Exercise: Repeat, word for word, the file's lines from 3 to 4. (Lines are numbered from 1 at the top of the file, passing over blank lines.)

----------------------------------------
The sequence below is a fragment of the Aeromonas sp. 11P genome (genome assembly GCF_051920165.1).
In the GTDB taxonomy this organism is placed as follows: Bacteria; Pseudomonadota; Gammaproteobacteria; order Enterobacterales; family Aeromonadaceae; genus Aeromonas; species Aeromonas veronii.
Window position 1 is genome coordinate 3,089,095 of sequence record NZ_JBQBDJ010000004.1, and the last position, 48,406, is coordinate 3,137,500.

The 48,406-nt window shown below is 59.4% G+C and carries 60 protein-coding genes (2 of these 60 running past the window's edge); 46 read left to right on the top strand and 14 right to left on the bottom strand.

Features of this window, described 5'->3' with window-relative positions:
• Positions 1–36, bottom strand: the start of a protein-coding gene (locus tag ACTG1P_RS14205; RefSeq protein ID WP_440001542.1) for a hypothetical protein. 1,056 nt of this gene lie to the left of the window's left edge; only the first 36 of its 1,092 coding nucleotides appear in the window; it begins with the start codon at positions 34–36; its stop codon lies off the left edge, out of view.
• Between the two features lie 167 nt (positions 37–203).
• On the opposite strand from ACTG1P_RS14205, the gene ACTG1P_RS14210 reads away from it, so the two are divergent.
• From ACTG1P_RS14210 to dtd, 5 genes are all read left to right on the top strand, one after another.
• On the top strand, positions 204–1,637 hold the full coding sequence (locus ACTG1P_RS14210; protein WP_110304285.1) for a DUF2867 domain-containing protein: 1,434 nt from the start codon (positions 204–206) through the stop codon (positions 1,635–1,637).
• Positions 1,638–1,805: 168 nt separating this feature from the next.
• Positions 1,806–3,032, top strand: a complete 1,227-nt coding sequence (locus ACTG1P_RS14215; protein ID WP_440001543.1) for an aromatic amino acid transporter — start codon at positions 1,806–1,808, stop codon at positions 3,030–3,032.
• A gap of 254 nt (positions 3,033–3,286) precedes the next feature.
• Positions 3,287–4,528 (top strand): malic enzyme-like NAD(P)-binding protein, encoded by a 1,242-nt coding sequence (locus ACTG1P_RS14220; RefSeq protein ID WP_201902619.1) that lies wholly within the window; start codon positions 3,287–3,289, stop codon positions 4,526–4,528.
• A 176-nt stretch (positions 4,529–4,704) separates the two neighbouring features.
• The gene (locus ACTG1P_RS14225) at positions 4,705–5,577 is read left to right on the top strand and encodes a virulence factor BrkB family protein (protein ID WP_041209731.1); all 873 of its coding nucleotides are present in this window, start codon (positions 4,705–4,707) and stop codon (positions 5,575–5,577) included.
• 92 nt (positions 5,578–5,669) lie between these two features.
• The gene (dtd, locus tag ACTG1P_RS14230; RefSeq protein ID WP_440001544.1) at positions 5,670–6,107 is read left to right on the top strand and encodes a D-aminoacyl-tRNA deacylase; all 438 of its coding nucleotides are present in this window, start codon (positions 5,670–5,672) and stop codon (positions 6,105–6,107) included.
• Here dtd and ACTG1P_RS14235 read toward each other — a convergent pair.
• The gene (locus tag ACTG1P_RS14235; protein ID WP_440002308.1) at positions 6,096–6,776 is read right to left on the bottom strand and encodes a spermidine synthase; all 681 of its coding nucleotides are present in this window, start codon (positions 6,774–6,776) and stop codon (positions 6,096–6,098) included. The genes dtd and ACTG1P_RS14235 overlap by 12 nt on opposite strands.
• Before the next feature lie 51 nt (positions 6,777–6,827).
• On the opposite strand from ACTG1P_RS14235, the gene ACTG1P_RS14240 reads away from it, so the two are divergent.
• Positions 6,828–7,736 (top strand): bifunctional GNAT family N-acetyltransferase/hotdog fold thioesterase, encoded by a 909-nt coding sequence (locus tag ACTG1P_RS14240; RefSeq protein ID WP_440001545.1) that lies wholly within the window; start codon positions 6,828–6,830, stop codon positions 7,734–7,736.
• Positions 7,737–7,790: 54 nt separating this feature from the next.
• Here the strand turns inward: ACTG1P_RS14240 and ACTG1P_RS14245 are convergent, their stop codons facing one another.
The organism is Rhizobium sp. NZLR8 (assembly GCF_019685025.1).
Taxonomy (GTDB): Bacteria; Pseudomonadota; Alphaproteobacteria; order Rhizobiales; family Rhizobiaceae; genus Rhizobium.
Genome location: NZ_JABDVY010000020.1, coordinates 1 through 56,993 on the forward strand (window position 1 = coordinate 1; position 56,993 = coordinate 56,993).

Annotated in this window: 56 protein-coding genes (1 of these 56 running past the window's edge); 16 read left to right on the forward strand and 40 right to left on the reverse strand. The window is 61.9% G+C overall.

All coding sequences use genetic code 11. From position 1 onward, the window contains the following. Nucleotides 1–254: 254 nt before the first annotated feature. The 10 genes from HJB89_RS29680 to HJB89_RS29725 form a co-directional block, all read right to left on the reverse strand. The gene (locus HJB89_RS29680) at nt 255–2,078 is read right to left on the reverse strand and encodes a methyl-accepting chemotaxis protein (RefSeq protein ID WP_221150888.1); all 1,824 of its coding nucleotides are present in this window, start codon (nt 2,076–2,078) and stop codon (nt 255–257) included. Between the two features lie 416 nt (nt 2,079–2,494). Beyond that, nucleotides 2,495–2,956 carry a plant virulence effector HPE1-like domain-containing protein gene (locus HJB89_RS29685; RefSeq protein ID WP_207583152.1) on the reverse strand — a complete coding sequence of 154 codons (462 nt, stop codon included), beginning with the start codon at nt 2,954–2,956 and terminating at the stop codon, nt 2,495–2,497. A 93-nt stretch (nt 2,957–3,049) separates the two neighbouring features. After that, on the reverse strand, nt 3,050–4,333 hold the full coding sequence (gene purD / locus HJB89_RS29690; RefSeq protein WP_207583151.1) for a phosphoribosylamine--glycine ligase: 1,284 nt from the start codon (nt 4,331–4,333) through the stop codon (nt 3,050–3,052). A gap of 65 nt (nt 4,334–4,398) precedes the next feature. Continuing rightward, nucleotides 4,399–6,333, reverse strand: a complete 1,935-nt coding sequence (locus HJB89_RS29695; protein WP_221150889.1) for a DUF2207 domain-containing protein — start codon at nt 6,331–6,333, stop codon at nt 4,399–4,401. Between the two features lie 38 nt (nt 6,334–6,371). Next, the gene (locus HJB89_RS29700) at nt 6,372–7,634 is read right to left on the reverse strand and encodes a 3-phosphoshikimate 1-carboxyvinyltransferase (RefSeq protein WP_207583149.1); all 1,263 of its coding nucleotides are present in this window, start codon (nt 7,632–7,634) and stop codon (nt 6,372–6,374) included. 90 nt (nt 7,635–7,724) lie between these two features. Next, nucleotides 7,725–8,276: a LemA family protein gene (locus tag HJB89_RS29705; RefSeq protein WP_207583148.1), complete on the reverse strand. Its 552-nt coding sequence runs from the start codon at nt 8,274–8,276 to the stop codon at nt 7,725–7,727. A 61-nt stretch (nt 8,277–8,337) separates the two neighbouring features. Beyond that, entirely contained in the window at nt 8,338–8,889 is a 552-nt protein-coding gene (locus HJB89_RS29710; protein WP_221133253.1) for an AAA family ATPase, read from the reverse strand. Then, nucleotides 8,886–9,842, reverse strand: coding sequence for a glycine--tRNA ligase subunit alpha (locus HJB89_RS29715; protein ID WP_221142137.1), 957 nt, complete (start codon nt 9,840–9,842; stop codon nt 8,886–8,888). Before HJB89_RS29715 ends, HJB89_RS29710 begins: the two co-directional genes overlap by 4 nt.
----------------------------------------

Window position 1 is genome coordinate 3,089,095 of sequence record NZ_JBQBDJ010000004.1, and the last position, 48,406, is coordinate 3,137,500.

The 48,406-nt window shown below is 59.4% G+C and carries 60 protein-coding genes (2 of these 60 running past the window's edge); 46 read left to right on the top strand and 14 right to left on the bottom strand.